A CLOSER LOOK: a de-escalation simulator may help police reduce the use of excessive force

A Closer Look

Getty Images.

ARKANSAS (KNWA/KFTA) — One law enforcement agency in Arkansas is investing in state-of-the-art technology to help de-escalate emergency situations. It is a use of force training simulator called VirTra.

Law enforcement in Arkansas, along with several agencies nationally, are responding to emergency calls where split-second decisions must be made in an effort to protect a person or an entire community.

Just this week in Arkansas, Hunter Britain, 17, was shot and killed by a Lonoke County Sheriff’s deputy. The Arkansas State Police (ASP) is leading the investigation.

The circumstances of the traffic stop and what may have led up to the deputy firing his gun at Britain will be documented in the investigation.  The investigative file upon completion will be turned over to the Lonoke County prosecuting attorney to decide whether facts and evidence in the case are consistent or not with Arkansas laws related to the use of deadly force by a law enforcement officer.

ASP

In Fort Smith, an internal investigation is underway after purported excessive use of force on a teen, by a police officer, at an area shopping mall.

Soon, Bentonville may be the only law enforcement agency in the state to have the VirTra 300 Simulator. Funds for the item will be paid through a bond that was approved for a police training facility. “We are actively working with the company to lock down a firm price before putting the item on the city agenda,” said Bentonville Police Department Public Information Officer Adam McInnis.  “I believe there are very few police departments in the country that have invested in this technology,” said McInnis.

“Our police department wants to ensure our officers receive the highest quality in training and we believe this investment will help continue that tradition.”

As for the cost, McInnis explained that there are a few different build options, depending on how the simulator is set up, and this causes the price to vary. “I believe we will have the price in the coming weeks,” he said.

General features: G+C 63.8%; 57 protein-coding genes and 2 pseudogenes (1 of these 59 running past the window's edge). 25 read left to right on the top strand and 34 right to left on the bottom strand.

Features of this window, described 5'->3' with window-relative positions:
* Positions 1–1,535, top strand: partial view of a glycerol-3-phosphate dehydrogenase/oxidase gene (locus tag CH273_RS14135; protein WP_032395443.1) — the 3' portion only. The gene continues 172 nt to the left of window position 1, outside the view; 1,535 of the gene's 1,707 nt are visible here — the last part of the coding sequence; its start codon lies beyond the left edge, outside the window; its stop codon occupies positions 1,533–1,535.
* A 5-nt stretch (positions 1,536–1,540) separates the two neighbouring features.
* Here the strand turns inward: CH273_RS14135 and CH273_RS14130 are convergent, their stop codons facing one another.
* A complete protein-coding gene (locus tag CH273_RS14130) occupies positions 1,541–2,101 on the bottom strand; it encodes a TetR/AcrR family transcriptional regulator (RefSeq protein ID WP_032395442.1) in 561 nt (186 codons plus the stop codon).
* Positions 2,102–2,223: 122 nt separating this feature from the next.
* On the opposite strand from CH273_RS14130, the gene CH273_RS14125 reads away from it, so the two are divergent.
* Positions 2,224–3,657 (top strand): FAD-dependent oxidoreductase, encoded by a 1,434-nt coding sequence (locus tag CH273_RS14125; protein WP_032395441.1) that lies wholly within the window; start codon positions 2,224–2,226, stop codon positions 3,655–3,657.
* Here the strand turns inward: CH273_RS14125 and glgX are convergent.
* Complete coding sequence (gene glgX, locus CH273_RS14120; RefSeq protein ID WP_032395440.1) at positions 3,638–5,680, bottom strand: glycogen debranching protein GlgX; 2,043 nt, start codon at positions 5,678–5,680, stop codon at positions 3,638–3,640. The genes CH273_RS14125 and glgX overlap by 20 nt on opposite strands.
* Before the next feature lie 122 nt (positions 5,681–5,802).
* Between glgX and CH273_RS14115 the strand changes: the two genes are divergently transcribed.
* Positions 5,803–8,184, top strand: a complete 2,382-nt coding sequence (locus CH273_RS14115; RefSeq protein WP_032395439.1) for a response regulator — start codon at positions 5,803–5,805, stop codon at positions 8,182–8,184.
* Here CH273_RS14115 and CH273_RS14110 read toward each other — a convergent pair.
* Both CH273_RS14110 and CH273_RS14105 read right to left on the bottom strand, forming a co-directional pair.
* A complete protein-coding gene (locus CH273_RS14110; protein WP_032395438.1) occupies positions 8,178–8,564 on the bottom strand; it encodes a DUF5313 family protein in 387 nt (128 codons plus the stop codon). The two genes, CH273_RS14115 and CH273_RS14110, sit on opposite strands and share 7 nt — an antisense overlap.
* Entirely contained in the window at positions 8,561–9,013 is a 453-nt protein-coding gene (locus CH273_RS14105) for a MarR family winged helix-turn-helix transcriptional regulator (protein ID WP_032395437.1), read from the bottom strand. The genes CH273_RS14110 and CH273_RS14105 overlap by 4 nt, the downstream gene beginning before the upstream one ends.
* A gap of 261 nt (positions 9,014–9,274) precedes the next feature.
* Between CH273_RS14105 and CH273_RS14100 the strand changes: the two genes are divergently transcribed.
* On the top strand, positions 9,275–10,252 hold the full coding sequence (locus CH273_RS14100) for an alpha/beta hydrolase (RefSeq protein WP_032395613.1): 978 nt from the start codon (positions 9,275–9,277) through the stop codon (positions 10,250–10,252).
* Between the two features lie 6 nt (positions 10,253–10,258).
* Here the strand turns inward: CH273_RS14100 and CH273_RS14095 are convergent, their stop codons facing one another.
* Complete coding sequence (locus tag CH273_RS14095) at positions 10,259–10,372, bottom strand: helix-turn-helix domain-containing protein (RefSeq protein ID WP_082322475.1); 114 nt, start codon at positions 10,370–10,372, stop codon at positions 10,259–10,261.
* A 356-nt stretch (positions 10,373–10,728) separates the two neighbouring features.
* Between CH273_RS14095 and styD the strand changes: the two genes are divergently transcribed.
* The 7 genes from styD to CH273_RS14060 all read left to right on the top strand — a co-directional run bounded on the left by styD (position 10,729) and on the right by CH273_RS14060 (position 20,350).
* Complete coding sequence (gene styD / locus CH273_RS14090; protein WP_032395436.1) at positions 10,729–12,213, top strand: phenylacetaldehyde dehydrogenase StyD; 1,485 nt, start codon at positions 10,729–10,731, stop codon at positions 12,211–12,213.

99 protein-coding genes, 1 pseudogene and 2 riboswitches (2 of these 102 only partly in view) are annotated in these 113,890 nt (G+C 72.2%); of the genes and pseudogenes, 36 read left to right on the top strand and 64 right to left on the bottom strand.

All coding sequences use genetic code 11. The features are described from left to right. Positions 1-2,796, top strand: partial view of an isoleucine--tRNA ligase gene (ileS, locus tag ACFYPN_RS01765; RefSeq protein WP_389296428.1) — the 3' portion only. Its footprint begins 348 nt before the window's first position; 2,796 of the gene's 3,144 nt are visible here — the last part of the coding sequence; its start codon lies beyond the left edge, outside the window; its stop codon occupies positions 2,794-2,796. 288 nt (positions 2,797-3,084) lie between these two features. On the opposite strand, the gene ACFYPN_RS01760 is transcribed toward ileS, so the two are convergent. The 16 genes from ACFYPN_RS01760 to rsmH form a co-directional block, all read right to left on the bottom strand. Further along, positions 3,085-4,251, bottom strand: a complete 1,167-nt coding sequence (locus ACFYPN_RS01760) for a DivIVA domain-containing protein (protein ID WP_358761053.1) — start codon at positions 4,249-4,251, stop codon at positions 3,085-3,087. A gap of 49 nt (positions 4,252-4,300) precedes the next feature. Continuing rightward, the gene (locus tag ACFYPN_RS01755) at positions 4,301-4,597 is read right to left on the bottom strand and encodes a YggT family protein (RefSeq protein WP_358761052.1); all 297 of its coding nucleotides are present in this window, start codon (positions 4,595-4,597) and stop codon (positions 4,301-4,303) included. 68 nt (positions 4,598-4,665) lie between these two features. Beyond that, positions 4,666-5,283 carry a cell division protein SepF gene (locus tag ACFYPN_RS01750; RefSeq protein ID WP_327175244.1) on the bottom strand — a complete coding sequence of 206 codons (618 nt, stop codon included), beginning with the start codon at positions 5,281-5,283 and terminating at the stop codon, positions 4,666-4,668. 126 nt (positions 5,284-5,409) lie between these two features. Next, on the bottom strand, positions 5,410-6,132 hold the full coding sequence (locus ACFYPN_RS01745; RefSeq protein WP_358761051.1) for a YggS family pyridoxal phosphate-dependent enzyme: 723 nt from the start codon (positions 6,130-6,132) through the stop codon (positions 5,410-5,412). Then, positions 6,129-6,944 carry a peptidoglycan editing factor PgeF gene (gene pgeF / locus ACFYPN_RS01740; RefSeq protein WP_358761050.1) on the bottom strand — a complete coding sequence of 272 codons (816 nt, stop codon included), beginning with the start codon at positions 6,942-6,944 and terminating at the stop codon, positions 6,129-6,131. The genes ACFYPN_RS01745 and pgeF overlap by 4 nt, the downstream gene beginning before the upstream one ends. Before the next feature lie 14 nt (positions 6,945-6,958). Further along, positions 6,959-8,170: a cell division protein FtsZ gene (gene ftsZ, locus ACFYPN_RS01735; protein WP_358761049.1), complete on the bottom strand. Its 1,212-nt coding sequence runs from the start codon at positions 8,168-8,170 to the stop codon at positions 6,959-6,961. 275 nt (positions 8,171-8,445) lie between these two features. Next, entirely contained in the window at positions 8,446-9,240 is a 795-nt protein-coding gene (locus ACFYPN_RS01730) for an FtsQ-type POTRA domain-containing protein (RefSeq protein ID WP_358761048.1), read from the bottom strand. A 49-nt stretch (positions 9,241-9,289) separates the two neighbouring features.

The  Law Enforcement Training Facility would include

  • A virtual de-escalation and judgmental use-of-force training simulator
  • A live outdoor range (constructed on 20 acres of city-owned land near the Bentonville Armory)
  • K9 training area
  • Training building used to house range equipment
  • Bomb Squad/Special Response Team Training Area, and other Specialty Training

VirTra 300 Simulator

According to its website, the law enforcement training device is the world’s first 300-degree reality-based situational training simulator. VirTra’s V-300® uses true-to-life situations from events and creates training points/lessons.

Each scenario is carefully crafted by our in-house subject matter experts— based on case law and after-action reports— and is filmed on-location using professional actors. With each scenario’s extensive branching options, trainees are forced to keep their heads on a swivel as they watch the scenario unfold based on their interactions.

VirTra Website

*WARNING: GRAPHIC VIDEO*

The above video depicts an abduction of a baby at a bridge. The student officer is on routine patrol and is flagged down by a hysterical mother who advises her husband has taken their baby, threatening to harm the child. The student officer confronts the distraught father, who is holding the baby near the railing of a bridge, threatening to throw the baby over the railing. Student Officer Information: You are on routine Patrol and are flagged down by a hysterical female. Sergeant information: secure the area, call for back up and encourage the officer to verbally de-escalate the scenario. This scenario has a magnitude of branching possibilities from extreme agitation leading to deadly force to calm cooperation and peaceful resolutions. (Both videos used with permission from VirTra)

According to data from the Human Rights Defense Center (published in Prison Legal News), from January 1996 to January 2017, there have been 272 Arkansas police officer de-certifications — two have been listed as “excessive force.”

Copyright 2021 Nexstar Media Inc. All rights reserved. This material may not be published, broadcast, rewritten, or redistributed.

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